Up ahead I noticed a grate covering a drain and figured I’d just ride around it. No problem. The Sammamish River Trail was busy that day. It was one of those rare early summer warm days when the entire population of the Greater Seattle area goes outside to dry out the webbing between their toes.

The grate was just a few rolls away, so I glanced over my shoulder before making my move. Thanks to the rocking tunes in my earphones, I didn’t hear the cyclist as he passed me. He was one of those bearded recumbent guys–all geared out and chill. I couldn’t veer around the grate, I’d have to go straight over it.

I hadn’t yet mastered the brake on my rollerblades, and instead of slowing down, I sped up as if to launch across the four foot expanse. The recumbent guy and I were neck and neck. There was no room for error. I had to go for it. I would have to clear the grate by jumping over it.

I almost made it too.

The wheels of my right blade nearly made it across the grate. But instead of landing of solid concrete, they landed on the drain and wedged neatly between the metal bars. My foot stopped instantly. My body flew forward and I landed hard. My right knee took the brunt of it, and my palms absorbed the remainder of the impact.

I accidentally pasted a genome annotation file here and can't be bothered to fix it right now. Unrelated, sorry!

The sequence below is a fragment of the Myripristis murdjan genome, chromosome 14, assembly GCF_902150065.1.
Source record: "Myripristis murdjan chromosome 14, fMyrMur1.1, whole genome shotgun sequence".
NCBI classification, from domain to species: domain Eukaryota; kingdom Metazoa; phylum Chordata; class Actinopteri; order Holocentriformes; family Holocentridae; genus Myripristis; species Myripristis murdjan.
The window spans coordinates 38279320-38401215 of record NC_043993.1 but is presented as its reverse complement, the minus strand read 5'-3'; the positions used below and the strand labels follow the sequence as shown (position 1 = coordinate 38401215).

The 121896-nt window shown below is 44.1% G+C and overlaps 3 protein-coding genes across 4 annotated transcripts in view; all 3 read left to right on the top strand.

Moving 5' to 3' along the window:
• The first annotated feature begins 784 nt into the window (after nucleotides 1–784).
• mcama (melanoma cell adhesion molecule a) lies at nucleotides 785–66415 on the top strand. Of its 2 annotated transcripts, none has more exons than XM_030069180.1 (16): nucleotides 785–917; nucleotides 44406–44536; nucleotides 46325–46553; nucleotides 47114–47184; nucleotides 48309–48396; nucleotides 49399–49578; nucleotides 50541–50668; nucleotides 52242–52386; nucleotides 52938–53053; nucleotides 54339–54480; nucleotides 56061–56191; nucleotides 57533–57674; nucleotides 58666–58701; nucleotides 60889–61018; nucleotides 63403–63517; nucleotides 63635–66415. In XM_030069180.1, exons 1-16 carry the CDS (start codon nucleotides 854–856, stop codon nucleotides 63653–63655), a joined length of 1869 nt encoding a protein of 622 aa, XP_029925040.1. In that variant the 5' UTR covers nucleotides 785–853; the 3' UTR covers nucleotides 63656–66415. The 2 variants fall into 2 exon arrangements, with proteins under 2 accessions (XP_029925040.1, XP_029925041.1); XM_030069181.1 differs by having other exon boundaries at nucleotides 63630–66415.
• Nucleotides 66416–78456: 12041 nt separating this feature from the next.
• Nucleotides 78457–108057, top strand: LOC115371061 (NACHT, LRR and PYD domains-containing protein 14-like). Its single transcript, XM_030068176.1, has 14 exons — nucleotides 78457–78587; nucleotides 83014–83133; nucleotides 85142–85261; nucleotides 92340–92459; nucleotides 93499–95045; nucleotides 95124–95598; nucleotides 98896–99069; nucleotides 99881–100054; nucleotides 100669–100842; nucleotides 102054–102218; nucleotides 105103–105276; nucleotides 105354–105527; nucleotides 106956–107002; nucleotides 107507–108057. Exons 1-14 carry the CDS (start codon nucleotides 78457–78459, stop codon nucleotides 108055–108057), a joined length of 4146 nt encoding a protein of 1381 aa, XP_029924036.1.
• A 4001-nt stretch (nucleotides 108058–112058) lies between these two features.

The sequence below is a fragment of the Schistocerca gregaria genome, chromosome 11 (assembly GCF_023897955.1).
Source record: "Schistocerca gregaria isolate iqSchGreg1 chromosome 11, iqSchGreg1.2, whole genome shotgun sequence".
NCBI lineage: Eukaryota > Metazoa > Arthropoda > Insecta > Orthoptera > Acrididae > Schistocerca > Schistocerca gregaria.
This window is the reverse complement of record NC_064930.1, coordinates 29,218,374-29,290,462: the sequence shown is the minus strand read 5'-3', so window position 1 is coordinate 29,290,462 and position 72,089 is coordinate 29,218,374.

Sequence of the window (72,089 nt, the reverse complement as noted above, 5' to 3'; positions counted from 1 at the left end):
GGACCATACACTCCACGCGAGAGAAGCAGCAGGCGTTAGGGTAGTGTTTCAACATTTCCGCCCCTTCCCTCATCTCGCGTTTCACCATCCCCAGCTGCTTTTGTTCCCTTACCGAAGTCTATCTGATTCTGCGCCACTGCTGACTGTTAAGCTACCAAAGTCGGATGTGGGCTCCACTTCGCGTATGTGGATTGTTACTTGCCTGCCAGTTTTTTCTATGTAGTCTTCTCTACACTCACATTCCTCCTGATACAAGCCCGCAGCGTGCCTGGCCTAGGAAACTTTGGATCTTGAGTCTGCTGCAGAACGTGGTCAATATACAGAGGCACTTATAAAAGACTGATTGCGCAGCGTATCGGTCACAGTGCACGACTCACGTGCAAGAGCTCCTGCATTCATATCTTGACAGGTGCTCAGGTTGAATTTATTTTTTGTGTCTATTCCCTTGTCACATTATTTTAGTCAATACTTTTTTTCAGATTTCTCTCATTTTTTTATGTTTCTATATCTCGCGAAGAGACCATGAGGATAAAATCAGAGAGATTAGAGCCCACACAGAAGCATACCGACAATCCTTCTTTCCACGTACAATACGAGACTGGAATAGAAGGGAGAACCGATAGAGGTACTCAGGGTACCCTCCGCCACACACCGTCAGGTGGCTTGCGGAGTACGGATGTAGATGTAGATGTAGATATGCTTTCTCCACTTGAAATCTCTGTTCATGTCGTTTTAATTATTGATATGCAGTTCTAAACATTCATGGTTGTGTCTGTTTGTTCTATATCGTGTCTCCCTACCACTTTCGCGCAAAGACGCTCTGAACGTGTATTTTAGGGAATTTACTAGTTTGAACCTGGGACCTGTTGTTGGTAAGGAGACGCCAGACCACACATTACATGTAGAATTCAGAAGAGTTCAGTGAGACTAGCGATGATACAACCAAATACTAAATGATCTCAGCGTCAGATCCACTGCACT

It took me a while before I could stand. My right knee was splayed open in three distinct flaps and I could see the white bone of the patella flashing obscenely inside. Later I would find out I’d chipped and cracked the knee cap. But at the time, all I knew was that I was a long way from the car.

A couple stopped to ask if I was okay, their eyes wide and their nostrils flaring in disgust. I smiled and cleared my throat. I looked down at my knee. Blood oozed from the gash, creating a long line that soaked my sock and disappeared into my rollerblade.

“Wow,” the woman said. “I can’t believe you’re even standing.”

I kept smiling. My knee hurt, but she was impressed. I could tell.

“Do you want us to call somebody?” The man asked.

“I’m fine. Really.” I left the couple and started back towards the car. I passed numerous runners and cyclists, each alternately horrified and amazed at my toughness. I kept rollerblading. I put my earphones back in place and held my head up high. Later, my knee would stiffen up and the wound would someday look like a pitchfork splitting my kneecap. But for the moment I was numb, I was headed home and I was tough. I hadn’t cried like a girl with a skinned knee.

Of course now, all these years later, I would have taken the couple up on their offer to call somebody. I would have received a ride and put ice and a bandage on that wound right away. I don’t have to be so tough now.  I’ve found that stoicism isn’t all its cracked up to be.

Specifically I’ve found that if you are always tough, then others expect it. No longer amazed by your stoicism, friends are confused when you do show weakness. More than abandoning stoicism I’ve also learned to ask for what I want. If I need a ride because I’ve split my knee open and just looking at the wound makes me want to throw up, I’ll just go ahead and ask for it.